Hardware, sizing, and capacity

For an initial deployment of a distributed Perforce service, where the commit server acts in a hybrid mode, the commit server uses your current master server hardware. Over time, you might see the performance load on the commit server drop as you add more edge servers. You can reevaluate commit server hardware sizing after the first year of operation.

An edge server handles a significant amount of work for users connected to that edge server. A sensible strategy is to repurpose an existing forwarding replica and monitor the performance load on that hardware. Repurposing a forwarding replica involves the following:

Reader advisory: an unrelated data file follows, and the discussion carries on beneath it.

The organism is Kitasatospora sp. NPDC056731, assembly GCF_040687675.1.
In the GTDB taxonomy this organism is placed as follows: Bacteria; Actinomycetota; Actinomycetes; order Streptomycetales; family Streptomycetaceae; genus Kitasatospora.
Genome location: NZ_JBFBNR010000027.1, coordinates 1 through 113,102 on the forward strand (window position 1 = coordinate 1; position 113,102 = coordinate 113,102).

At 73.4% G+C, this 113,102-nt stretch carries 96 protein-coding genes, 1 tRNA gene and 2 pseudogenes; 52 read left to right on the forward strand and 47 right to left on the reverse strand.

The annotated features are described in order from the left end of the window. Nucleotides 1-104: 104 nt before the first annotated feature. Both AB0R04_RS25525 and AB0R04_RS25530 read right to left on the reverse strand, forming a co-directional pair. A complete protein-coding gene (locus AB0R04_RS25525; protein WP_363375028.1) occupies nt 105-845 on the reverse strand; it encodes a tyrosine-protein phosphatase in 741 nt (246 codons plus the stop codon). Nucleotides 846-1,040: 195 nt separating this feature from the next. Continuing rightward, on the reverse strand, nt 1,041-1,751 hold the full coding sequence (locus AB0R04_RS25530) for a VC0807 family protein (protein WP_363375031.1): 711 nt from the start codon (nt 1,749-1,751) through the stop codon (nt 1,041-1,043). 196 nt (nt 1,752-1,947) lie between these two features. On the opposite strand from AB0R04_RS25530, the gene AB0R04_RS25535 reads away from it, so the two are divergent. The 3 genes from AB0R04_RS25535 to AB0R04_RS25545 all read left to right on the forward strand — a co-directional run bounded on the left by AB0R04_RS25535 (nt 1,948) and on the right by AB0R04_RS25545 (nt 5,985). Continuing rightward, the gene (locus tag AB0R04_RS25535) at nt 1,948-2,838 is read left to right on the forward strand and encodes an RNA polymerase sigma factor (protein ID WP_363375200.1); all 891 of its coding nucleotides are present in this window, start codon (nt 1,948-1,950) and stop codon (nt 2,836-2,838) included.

• Reconfiguring the forwarding replica as an edge server.
  • Creating new workspaces on the edge server or transferring existing workspaces to the edge server. Existing workspaces can be transferred using p4 unload and p4 reload commands. For details, see Migration scenarios.

As you deploy more edge servers, you have the option to deploy fewer edge servers on more powerful hardware, or a to deploy more edge servers, each using less powerful hardware, to service a smaller number of users.

You can also take advantage of replication filtering to reduce the volume of metadata and archive content on an edge server.


An edge server maintains a unique copy of local workspace metadata, which is not shared with other edge servers or with the commit server.

Filtering edge server content can reduce the demands for storage and performance capacity.

As you transition to commit-edge architecture and the commit server is only handling requests from edge servers, you may find that an edge server requires more hardware resources than the commit server.